This run at the Dark Phoenix on the big screen was considered a dud by most due largely to the feeling of it being rushed. With the source material being so elaborate and historic, fans felt that this version of the story deserved more than a tease, followed by a convoluted ending in the following movie. It was also never really explained where this dark power came from or why it attached itself to Jean in the first place.
FOX-MEN DARK PHOENIX, PART 2
So in light of a sub-par attempt at Dark Phoenix in the original trilogy, Brian Singer and company decided to give it another go after the soft reboot of the franchise that took place in Days of Futures Past. Sophie Turner's version of Jean Grey did offer more depth to the build-up of the event in X-Men: Apocalypse with hints at her powers being unstable along with a true Phoenix moment near the end in which the character defeats one of the X-Men's most feared villains.
And while fans cried for the Dark Phoenix to get its own movie in the original trilogy, they got their wish in 2019's Dark Phoenix. This time, they leaned into the space mission angle as Jean Grey is encountered by the cosmic Phoenix Force early in the movie, and is quickly turned into a dangerous being, before sacrificing herself at the end of the movie.
This attempt listened to the critiques of the first time around, but still was met with backlash due to an overwhelming sense that the transformation was not earned by the Jean Grey character. While one could argue the Phoenix moment in Apocalypse covered this misstep, it is tough for comic fans to get behind a Dark Phoenix that doesn't flesh out Jean Grey's struggle in using this power for good or evil.
THE SCARLET WITCH WITH A HINT OF DARK PHOENIX
So what The Dark Phoenix boils down to is a powerful hero, with mysterious abilities, taking on the mantle of a dark force that is destined to be a danger to herself and others. Wanda Maximoff in the MCU meets the criteria of a powerful hero. She also is shrouded in mystery after the events of WandaVision heading into Episode 8. And another parallel that can be drawn between Wanda and the lore of Jean Grey is that trauma and hardship that seemingly fuel her powers in unpredictable ways.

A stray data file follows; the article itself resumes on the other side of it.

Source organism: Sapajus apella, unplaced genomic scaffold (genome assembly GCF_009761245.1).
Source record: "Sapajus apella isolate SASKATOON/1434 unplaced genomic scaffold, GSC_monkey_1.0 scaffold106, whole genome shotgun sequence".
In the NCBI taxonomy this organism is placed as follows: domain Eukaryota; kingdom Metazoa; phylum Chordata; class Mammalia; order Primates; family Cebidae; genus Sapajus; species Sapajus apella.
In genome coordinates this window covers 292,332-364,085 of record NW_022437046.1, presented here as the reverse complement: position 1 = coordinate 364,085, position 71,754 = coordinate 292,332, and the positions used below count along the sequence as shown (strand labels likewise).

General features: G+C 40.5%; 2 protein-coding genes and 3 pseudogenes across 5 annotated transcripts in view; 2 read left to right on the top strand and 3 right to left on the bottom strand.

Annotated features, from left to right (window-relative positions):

Now that fans know that Wanda's "Scarlet Witch" title has more of a prophetical backstory than in the comics, it is hard to ignore how Marvel Studios is heading down the same path as The Dark Phoenix Saga. The biggest difference is within the execution. Wanda has been a member of the MCU since 2014, and audiences have gotten to know her powers, her past, and her motivations throughout five movies and most of a Disney+ series.
This makes the reveal that Wanda's incredible power and the dangers that come with it that much more satisfying. When the history of The Scarlet Witch is revealed, it is expected that Wanda's journey in the MCU will reflect the lore that comes with that title. Something FOX-Men fell short of in not one, but two trilogy attempts.
This is not to say that Wanda Maximoff will be replacing Jean Grey in the MCU. This is not even implying that The Dark Phoenix Saga will not get a third attempt, this time under the watch of Kevin Feige. But it just goes to show the masterclass in storytelling that the MCU has proven to execute and continues to execute in the first project of Phase 4. Being able to take such a legendary comic book idea and put an MCU twist on it with a completely different character is almost as wild of an idea as a fake sitcom starring two Avengers. But it seems likely that Marvel Studios, Matt Shakman, and Jac Schaffer are doing just that.